Procedure It consists in a support carrying the knife and a sample holder installed on a vibration proof platform. Both knife and sample have adjustable orientations. The knife is cut from glass or diamond with a 35-45° angle. The sample is mounted on a vertically moving arm moving regularly against the knife edge. The device is equipped with a micro- to nanometer scale movement system controlling object position. All operations are controlled under the binocular

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The Leica Ultracut UCT ultramicrotome with a cryo-attachment is designed to meet the precise requirements of sample preparation for electron microscopy.


RECENT DEVELOPMENT The recent development is the use of laser microtome .It has the capacity to cut in few seconds. No sample preparation is required . Slice thickness is 10-100nm .

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Variants Using a vibrating knife improves the results when dealing with soft materials. Risks Cutting risks when handling knives and razor blades .

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Applications : 1.Traditional histology 2.Cryo section 3.Electron microscopy 4.Botanical microtomy

Advantages :

Advantages This is the only technique yielding directly 30 nm sections of constant thickness. It can be applied to a precise zone of the sample, selected with the optical microscope. Observing the slide successively using optical and electron microscopes enables to follow the same selected area over the whole magnification range. All sample orientations can be chosen.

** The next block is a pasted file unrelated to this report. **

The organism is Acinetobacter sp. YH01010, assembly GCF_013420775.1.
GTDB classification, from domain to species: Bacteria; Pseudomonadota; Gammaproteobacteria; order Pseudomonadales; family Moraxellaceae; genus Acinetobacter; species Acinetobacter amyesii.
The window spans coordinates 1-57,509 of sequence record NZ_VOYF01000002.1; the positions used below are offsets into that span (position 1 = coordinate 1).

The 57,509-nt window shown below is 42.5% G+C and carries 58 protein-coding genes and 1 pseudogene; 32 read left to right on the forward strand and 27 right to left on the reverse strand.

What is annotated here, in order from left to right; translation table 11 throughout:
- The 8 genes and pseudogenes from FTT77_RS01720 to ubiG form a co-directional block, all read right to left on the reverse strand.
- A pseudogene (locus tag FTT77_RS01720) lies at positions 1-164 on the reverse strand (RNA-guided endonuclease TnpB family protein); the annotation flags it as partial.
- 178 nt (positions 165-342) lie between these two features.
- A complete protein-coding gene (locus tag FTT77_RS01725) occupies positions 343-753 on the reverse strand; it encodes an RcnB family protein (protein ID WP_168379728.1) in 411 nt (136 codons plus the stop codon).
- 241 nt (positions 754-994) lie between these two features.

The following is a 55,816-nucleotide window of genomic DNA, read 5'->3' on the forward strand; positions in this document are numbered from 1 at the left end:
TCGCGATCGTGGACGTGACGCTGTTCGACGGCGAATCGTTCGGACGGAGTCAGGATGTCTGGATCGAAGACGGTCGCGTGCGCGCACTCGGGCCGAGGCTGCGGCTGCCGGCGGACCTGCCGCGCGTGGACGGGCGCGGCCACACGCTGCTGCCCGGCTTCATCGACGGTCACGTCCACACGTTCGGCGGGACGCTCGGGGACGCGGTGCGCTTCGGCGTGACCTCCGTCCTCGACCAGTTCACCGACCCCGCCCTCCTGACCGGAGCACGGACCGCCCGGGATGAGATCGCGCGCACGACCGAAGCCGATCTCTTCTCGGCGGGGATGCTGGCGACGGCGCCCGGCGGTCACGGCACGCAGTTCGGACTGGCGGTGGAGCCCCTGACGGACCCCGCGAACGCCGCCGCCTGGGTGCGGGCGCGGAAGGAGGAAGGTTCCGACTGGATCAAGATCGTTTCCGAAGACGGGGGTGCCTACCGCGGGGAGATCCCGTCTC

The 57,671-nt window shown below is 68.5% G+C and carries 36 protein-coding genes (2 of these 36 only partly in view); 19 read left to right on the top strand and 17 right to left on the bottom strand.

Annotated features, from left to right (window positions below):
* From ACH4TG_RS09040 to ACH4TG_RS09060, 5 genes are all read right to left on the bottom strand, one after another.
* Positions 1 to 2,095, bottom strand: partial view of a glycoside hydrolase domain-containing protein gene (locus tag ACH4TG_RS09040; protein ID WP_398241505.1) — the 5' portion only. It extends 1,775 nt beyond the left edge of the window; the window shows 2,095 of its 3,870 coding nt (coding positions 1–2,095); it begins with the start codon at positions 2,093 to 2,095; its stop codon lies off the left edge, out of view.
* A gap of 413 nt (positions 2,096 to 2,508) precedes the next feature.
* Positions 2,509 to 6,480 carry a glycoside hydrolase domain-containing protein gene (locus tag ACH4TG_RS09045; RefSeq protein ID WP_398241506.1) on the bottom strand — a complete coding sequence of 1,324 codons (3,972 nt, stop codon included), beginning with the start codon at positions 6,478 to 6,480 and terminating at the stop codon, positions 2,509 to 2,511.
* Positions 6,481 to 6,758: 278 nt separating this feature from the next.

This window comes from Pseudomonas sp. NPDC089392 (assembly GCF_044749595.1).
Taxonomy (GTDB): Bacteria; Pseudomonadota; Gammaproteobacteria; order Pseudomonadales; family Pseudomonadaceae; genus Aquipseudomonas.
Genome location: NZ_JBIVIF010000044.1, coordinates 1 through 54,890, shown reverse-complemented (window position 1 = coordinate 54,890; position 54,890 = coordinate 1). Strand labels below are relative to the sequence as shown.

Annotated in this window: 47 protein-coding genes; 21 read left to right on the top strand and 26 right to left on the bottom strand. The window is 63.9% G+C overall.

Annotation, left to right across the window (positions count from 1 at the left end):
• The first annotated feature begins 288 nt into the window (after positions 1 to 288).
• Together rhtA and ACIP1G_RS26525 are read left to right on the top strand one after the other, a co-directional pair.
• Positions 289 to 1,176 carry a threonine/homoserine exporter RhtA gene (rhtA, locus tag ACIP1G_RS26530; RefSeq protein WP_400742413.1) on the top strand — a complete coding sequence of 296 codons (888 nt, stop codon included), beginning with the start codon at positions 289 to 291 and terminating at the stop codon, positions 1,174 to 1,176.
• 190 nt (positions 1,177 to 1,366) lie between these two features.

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The preparation is relatively fast for a trained operator. It consists in successive sections of the same specimen and provides large observation areas. It gives access to structural and chemical information within a volume (access to 3-D reconstruction) and can be exploited for statistical purposes.


Drawbacks This technique may introduce compressions in the material, tearing off of the hardest zones and tears along two zones differing in hardness. Metal samples may suffer strain hardening. It cannot be applied to very heterogeneous, very hard, very soft and very fragile samples.

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Conclusion This technique is the best choice for biological materials and polymers, whether in bulk or in fine particle form. Ultra thin sections of constant thickness (30-50 nm) may be directly obtained, without the drawback. Compared to tripod polishing and to ion beam thinning, it has the distinctive advantage of providing wide observation zones (up to the millimeter) while maintaining a constant thickness.